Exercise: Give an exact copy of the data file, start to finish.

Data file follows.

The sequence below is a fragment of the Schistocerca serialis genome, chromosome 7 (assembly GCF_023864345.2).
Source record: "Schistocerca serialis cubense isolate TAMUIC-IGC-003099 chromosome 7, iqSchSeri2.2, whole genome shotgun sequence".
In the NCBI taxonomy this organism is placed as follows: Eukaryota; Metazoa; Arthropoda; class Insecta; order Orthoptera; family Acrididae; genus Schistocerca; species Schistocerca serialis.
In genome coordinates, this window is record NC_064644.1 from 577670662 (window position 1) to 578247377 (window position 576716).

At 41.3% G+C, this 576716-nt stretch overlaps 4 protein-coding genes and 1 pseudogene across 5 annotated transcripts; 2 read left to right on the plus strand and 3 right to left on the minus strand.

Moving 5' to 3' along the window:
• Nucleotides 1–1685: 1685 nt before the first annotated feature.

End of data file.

The sequence below is a fragment of the Schistocerca serialis genome, chromosome 7 (assembly GCF_023864345.2).
Source record: "Schistocerca serialis cubense isolate TAMUIC-IGC-003099 chromosome 7, iqSchSeri2.2, whole genome shotgun sequence".
In the NCBI taxonomy this organism is placed as follows: Eukaryota; Metazoa; Arthropoda; class Insecta; order Orthoptera; family Acrididae; genus Schistocerca; species Schistocerca serialis.
In genome coordinates, this window is record NC_064644.1 from 577670662 (window position 1) to 578247377 (window position 576716).

At 41.3% G+C, this 576716-nt stretch overlaps 4 protein-coding genes and 1 pseudogene across 5 annotated transcripts; 2 read left to right on the plus strand and 3 right to left on the minus strand.

Moving 5' to 3' along the window:
• Nucleotides 1–1685: 1685 nt before the first annotated feature.